After canoeing 230 miles down the Yukon River, the author woke up speechless. A stroke had taken her words. In a phonetic approach to speech recovery, her impaired brain developed methods that enabled her to speak, read and write again. Her story tells of strategies that can help others and takes the reader into her aphasic mind providing fascinating insights into the workings of a damaged brain driven to regain normalcy.
The prospect of writing a first book is a daunting proposition for anyone. But for the author, without a fully functioning brain language center, it was a formidable challenge. The prospect of sitting inside at a desk spending hours writing a book had been the furthest thing from her mind. She'd rather have spent the time being active outdoors.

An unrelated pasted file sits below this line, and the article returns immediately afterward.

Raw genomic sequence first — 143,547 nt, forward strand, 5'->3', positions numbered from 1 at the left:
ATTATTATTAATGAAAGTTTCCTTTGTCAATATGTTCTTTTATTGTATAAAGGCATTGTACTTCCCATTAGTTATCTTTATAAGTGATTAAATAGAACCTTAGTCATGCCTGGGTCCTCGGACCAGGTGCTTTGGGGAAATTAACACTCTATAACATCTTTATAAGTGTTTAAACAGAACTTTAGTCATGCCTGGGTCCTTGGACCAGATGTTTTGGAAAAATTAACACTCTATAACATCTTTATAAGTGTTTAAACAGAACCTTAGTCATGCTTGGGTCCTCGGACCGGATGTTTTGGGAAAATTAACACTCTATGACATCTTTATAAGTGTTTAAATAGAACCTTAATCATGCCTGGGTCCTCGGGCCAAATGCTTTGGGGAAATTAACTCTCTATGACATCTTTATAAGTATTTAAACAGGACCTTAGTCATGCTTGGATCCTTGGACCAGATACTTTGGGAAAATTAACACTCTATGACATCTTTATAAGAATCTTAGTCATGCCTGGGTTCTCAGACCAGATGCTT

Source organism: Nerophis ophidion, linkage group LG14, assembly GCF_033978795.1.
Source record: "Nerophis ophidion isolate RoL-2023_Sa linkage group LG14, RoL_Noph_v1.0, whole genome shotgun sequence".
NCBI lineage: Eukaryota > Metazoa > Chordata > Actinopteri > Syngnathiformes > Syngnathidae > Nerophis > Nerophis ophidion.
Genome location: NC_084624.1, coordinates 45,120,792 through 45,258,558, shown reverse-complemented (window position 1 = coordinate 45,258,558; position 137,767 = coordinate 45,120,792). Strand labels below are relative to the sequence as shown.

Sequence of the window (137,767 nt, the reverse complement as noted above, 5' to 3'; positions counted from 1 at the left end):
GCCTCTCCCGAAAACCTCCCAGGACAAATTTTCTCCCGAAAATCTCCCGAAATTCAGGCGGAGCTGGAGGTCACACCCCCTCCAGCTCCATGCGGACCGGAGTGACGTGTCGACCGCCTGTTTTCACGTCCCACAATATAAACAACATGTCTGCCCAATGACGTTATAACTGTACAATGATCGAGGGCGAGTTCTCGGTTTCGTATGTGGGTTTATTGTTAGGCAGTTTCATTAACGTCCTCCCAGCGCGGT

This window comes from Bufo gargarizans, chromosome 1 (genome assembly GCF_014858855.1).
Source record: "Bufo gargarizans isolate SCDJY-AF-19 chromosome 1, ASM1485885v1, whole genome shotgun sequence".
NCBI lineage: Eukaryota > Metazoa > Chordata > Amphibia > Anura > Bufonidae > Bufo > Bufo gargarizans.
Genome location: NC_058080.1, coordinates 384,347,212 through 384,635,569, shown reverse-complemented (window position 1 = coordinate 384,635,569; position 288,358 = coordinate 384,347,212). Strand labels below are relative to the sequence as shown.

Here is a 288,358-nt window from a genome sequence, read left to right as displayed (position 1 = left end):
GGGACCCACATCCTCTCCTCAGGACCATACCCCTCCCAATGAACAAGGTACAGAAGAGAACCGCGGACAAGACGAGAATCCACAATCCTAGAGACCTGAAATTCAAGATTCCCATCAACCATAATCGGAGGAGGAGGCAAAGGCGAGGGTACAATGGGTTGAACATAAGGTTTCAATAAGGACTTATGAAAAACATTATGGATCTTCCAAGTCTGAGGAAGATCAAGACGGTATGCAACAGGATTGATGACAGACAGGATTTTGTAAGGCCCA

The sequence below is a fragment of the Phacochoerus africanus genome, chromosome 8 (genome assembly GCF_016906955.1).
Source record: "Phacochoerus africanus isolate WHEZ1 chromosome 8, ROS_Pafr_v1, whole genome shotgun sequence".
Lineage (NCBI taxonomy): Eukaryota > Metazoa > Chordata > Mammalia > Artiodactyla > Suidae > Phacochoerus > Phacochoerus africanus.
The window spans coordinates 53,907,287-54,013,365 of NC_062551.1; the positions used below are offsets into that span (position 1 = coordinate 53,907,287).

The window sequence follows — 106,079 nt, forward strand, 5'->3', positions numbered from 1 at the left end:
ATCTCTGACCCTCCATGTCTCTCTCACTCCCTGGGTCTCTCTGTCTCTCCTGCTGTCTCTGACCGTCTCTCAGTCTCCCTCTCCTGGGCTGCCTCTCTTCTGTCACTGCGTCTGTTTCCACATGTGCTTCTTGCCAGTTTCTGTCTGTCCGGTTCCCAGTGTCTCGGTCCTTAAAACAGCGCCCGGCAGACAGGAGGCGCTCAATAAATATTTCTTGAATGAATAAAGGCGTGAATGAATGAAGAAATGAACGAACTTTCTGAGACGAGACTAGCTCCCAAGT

From the author, "It is a paradox, telling this story. How can one really express the experience of wordlessness when one cannot speak or write? When one's mind has an empty place void of words? To best portray it, this story should be told silently, on empty pages . . . wordlessly."
The author was raised in Boy Scout Camp Bradford, a 1200 acre woods near Martinsville, Indiana with her two sisters. She graduated from Indiana University with a BS in Recreation and Outdoor Education. She held various positions in youth camps and the Minnesota Outward Bound School. She has been an outdoor education teacher, a taxidermist's helper, a Girl Scout of America district executive, a cross-country ski and canoe instructor and a merchant. She and her husband, with their two sons, operated their family owned specialty sporting goods store, Base Camp, in Bellingham, Washington for 31 years until their retirement.